Szellem pic

Beside showcasing historic locomotives and train cars the exhibition wanted to show the history of the Northern Train Maintenance Depot, and present what life and work were like at the formerly largest railway maintenance depot in the country.
Visiting the exhibition, you can see see the first of the iconic steam engine 424 (001), the Árpád railbus, as well as the futuristic steam engine with the nickname Szellem (Ghost), which is the speed record holder among steam engines in Hungary and the V60 electric locomotive designed by Kálmán Kandó.

Arpad railbus pic

You can also see design plans of the new Transport Museum, watch videos of the cultural life of the Északi, learn how the public transport network developed in Budapest.

To see more pictures visit our Facebook page.

Celebrating 175th anniversary of the first Hungarian railway line …

… with opening of temporary exhibitions in Göd and Budapest (posted 15th July 2021)

On 15th July 1846 Hungary’s first railway line was handed over. The 33km line between (Buda)Pest and Vác was privately financed and operated, It was the first steam-powered railway in Hungary. (The first horse-drawn railway between Pozsony-Nagyszombat /Bratislava-Trnava/ started operation in 1840.)

First railway line of Hungary pic

Celebrating the anniversary, a memorial plaque was inaugurated at Göd station and a temporary exhibit was opened.

Memorial Plaque at Göd pic

The Hungarian Museum of Transport has also commemorated the 175th birth anniversary of the Hungarian railway and opened a temporary exhibition (from 16 July till 31 October 2021) at Northern Train Maintenance Depot.

Temporary railway exhibition pic

You can see vintage trains and buses at Lake Balaton …

… on the weekends 10-11 July and 6-8 August (posted 07 July 2021)

This weekend (10-11 July 2011) you can see several vintage trains and buses on the northern shore of Lake Balaton. MÁV Hungarian Railways together with Volánbusz a Hungarian coach operator will organise a so-called “Retro Weekend”. Volánbusz will operate shuttle buses between Balatonföldvár and Tihany, Tapolca and Szigliget, Badacsonytomaj and Salföld, Zánka/Balatonakali and Hegyestű. You can travel on legendary Ikarus 55, Ikarus 66 and Ikarus 266 buses (see schedule here).

Banner pic

MÁV will use vintage locomotives such M40, M61, M62 on different lines, for timetable and details visit this site.

If you missed this opportunity, MÁV and Volánbusz plan to organise the next “Retro Weeekend” at Balaton on 6-8 August 2021.

Railway Heritage for Sustainable Tourism Development Rail4V4+V …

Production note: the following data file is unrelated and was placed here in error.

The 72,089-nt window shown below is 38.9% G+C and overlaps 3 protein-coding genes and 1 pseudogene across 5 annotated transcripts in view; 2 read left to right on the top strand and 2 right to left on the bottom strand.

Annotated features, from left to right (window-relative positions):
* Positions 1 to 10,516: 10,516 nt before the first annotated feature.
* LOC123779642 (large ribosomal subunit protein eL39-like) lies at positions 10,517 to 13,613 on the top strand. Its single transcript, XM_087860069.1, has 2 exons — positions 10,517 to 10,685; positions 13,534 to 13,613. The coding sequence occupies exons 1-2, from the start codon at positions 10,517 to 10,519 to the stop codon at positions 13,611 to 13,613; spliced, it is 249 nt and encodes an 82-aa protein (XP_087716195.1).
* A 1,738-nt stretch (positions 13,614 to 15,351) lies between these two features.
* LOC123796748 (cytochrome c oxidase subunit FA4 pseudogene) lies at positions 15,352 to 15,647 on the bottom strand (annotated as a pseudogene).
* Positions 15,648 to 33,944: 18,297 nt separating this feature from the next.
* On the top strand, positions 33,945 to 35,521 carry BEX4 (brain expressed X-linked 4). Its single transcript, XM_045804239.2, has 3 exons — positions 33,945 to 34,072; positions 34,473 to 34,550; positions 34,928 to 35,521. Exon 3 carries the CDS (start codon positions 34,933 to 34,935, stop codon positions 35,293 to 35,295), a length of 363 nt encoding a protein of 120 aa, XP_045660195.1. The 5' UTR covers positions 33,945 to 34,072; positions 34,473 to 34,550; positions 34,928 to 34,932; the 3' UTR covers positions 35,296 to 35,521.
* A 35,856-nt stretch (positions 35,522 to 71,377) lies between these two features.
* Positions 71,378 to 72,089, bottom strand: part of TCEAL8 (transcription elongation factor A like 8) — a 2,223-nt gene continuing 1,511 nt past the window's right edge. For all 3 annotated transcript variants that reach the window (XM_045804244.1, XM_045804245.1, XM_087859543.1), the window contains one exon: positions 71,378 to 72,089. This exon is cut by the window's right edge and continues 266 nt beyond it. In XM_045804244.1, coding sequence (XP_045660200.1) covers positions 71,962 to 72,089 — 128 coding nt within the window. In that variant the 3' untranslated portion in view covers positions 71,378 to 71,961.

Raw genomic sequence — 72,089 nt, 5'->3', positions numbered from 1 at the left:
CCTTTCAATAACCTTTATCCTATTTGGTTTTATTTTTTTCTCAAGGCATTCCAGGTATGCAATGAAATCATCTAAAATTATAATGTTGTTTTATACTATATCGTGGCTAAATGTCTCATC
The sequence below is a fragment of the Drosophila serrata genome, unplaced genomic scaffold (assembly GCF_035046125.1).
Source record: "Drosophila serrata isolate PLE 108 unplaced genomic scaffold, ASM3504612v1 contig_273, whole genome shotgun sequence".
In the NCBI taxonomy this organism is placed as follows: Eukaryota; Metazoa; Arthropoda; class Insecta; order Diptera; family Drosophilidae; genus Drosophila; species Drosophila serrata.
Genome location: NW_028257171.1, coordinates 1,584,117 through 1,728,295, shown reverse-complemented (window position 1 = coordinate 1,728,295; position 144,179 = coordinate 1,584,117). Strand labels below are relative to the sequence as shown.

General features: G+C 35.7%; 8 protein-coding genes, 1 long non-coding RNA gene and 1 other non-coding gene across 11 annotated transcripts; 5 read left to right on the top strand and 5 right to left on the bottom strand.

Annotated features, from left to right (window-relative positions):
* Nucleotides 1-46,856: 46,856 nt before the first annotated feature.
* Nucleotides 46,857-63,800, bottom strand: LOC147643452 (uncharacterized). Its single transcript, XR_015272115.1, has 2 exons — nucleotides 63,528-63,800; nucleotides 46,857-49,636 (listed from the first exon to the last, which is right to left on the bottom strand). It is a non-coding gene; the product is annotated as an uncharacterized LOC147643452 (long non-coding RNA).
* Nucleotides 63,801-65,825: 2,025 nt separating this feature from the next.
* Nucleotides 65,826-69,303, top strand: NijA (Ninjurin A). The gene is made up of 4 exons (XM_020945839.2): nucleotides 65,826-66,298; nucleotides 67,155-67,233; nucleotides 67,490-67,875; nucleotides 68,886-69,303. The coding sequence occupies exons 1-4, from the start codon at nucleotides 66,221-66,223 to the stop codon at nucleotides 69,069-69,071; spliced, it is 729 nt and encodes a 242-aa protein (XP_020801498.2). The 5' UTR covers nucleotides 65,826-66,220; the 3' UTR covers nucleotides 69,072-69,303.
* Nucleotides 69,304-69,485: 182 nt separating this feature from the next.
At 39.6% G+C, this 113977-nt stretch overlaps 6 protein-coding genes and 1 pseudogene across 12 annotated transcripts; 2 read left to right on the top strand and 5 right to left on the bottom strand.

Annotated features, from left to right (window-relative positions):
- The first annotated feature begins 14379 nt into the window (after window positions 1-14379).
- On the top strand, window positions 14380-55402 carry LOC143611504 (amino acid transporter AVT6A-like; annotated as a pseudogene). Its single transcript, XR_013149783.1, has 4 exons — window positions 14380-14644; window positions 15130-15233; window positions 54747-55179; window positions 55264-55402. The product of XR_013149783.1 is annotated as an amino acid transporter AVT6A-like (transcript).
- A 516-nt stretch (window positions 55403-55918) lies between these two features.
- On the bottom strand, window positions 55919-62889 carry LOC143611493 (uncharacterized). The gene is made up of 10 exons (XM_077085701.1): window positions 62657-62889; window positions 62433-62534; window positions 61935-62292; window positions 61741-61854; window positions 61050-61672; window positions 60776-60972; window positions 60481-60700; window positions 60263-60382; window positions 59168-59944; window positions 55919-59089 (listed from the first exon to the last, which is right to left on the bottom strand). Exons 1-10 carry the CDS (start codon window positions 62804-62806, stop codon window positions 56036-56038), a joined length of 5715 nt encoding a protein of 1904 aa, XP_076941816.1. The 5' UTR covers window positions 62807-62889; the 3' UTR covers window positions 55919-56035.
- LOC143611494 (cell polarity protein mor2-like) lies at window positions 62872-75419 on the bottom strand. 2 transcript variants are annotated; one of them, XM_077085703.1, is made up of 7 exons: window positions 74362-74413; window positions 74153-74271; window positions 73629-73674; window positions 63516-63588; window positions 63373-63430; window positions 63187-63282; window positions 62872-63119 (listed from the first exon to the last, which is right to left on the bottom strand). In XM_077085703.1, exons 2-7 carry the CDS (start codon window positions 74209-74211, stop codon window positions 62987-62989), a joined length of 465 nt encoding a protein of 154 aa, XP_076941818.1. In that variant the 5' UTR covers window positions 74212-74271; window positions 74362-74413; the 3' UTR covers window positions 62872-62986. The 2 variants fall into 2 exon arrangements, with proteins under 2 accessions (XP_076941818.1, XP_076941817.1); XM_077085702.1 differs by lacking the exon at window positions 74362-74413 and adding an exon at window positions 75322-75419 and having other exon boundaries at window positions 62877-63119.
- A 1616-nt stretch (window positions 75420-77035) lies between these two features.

… project kickoff was held online on 28th June 2021 (posted 5 July 2021)

On 28th June 2021, the Kick-off meeting of the project Railway Heritage for Sustainable Tourism Development - Rail4V4+V was held online. This long term Visegrad Fund Strategic Project is going to last for 18 months and engage five partners from Serbia, Hungary, the Czech Republic, Slovakia, and Poland. The project aims to highlight the tourist potential of the railway, particularly through its history and heritage, recalling the role that rail has played in creating the Central European collective identity. In line with the aim of the European Year of Rail and strategic priorities of the Visegrad Group in 2021, the main goal of the proposed project is to raise awareness about the role of railways for V4 sustainable tourism development, through unique branding and presentation of railway heritage, in situ and on a digital platform.

Banner pic

At the Kick-off meeting, five partner organisations: Cultural studies platform CULTstore, Novi Sad (SRB), Industrial Heritage Hungary (Aviscon Ltd.), Budapest (HU), Research Centre for Industrial Heritage FA CTU Prague (CZ), the Slovak University of Technology in Bratislava Faculty of Architecture and Design (SK), and Foundation for the Protection of Silesian Industrial Heritage, Wroclaw (PL) planned and prepared detailed framework of activities and agreed on common goals and results. Partners discussed and talked through various parts of the project, including research, student design competition, workshops, dissemination of the results, evaluation of the activities. Although there were only a few hours and many topics to discuss, partners came back with new ideas and motivation and hope to keep up with such good work. The project is co-financed by the Governments of Czechia, Hungary, Poland and Slovakia through Visegrad Grants from International Visegrad Fund. The mission of the fund is to advance ideas for sustainable regional cooperation in Central Europe.